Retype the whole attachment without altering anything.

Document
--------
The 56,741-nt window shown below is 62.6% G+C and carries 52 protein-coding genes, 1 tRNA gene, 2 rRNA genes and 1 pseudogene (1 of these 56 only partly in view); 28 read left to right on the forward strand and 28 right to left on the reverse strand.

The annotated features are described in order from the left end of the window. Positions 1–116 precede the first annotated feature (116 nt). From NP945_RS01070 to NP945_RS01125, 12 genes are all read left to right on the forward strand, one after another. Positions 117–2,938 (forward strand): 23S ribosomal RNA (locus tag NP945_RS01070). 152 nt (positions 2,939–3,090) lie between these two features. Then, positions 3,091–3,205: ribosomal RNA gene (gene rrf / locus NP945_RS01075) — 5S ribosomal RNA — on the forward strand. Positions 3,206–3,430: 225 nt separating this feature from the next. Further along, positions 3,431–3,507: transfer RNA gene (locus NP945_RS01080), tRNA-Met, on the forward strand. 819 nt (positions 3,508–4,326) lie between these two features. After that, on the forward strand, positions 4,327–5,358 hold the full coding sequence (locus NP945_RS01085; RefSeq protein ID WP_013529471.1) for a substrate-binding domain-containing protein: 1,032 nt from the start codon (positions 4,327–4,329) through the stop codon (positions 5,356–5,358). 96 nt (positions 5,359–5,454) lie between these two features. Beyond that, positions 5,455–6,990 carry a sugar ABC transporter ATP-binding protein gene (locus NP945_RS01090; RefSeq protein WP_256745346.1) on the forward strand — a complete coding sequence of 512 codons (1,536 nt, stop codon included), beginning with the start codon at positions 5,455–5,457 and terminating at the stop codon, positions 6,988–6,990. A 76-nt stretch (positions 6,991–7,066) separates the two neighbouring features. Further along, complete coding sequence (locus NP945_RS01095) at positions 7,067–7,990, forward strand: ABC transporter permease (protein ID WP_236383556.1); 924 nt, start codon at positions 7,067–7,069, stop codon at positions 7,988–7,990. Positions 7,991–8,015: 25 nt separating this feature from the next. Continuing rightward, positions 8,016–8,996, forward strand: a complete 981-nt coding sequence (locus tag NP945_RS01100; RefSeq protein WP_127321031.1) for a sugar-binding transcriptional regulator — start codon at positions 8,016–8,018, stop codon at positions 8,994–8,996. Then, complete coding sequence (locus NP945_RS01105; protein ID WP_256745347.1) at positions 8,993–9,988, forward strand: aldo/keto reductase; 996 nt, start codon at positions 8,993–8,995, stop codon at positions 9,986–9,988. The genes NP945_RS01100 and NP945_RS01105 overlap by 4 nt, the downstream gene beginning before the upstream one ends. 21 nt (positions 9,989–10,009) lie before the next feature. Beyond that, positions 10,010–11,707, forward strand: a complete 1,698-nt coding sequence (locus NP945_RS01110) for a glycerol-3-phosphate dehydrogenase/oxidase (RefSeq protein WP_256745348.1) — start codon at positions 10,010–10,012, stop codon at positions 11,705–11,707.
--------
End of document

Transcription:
The 56,741-nt window shown below is 62.6% G+C and carries 52 protein-coding genes, 1 tRNA gene, 2 rRNA genes and 1 pseudogene (1 of these 56 only partly in view); 28 read left to right on the forward strand and 28 right to left on the reverse strand.

The annotated features are described in order from the left end of the window. Positions 1–116 precede the first annotated feature (116 nt). From NP945_RS01070 to NP945_RS01125, 12 genes are all read left to right on the forward strand, one after another. Positions 117–2,938 (forward strand): 23S ribosomal RNA (locus tag NP945_RS01070). 152 nt (positions 2,939–3,090) lie between these two features. Then, positions 3,091–3,205: ribosomal RNA gene (gene rrf / locus NP945_RS01075) — 5S ribosomal RNA — on the forward strand. Positions 3,206–3,430: 225 nt separating this feature from the next. Further along, positions 3,431–3,507: transfer RNA gene (locus NP945_RS01080), tRNA-Met, on the forward strand. 819 nt (positions 3,508–4,326) lie between these two features. After that, on the forward strand, positions 4,327–5,358 hold the full coding sequence (locus NP945_RS01085; RefSeq protein ID WP_013529471.1) for a substrate-binding domain-containing protein: 1,032 nt from the start codon (positions 4,327–4,329) through the stop codon (positions 5,356–5,358). 96 nt (positions 5,359–5,454) lie between these two features. Beyond that, positions 5,455–6,990 carry a sugar ABC transporter ATP-binding protein gene (locus NP945_RS01090; RefSeq protein WP_256745346.1) on the forward strand — a complete coding sequence of 512 codons (1,536 nt, stop codon included), beginning with the start codon at positions 5,455–5,457 and terminating at the stop codon, positions 6,988–6,990. A 76-nt stretch (positions 6,991–7,066) separates the two neighbouring features. Further along, complete coding sequence (locus NP945_RS01095) at positions 7,067–7,990, forward strand: ABC transporter permease (protein ID WP_236383556.1); 924 nt, start codon at positions 7,067–7,069, stop codon at positions 7,988–7,990. Positions 7,991–8,015: 25 nt separating this feature from the next. Continuing rightward, positions 8,016–8,996, forward strand: a complete 981-nt coding sequence (locus tag NP945_RS01100; RefSeq protein WP_127321031.1) for a sugar-binding transcriptional regulator — start codon at positions 8,016–8,018, stop codon at positions 8,994–8,996. Then, complete coding sequence (locus NP945_RS01105; protein ID WP_256745347.1) at positions 8,993–9,988, forward strand: aldo/keto reductase; 996 nt, start codon at positions 8,993–8,995, stop codon at positions 9,986–9,988. The genes NP945_RS01100 and NP945_RS01105 overlap by 4 nt, the downstream gene beginning before the upstream one ends. 21 nt (positions 9,989–10,009) lie before the next feature. Beyond that, positions 10,010–11,707, forward strand: a complete 1,698-nt coding sequence (locus NP945_RS01110) for a glycerol-3-phosphate dehydrogenase/oxidase (RefSeq protein WP_256745348.1) — start codon at positions 10,010–10,012, stop codon at positions 11,705–11,707.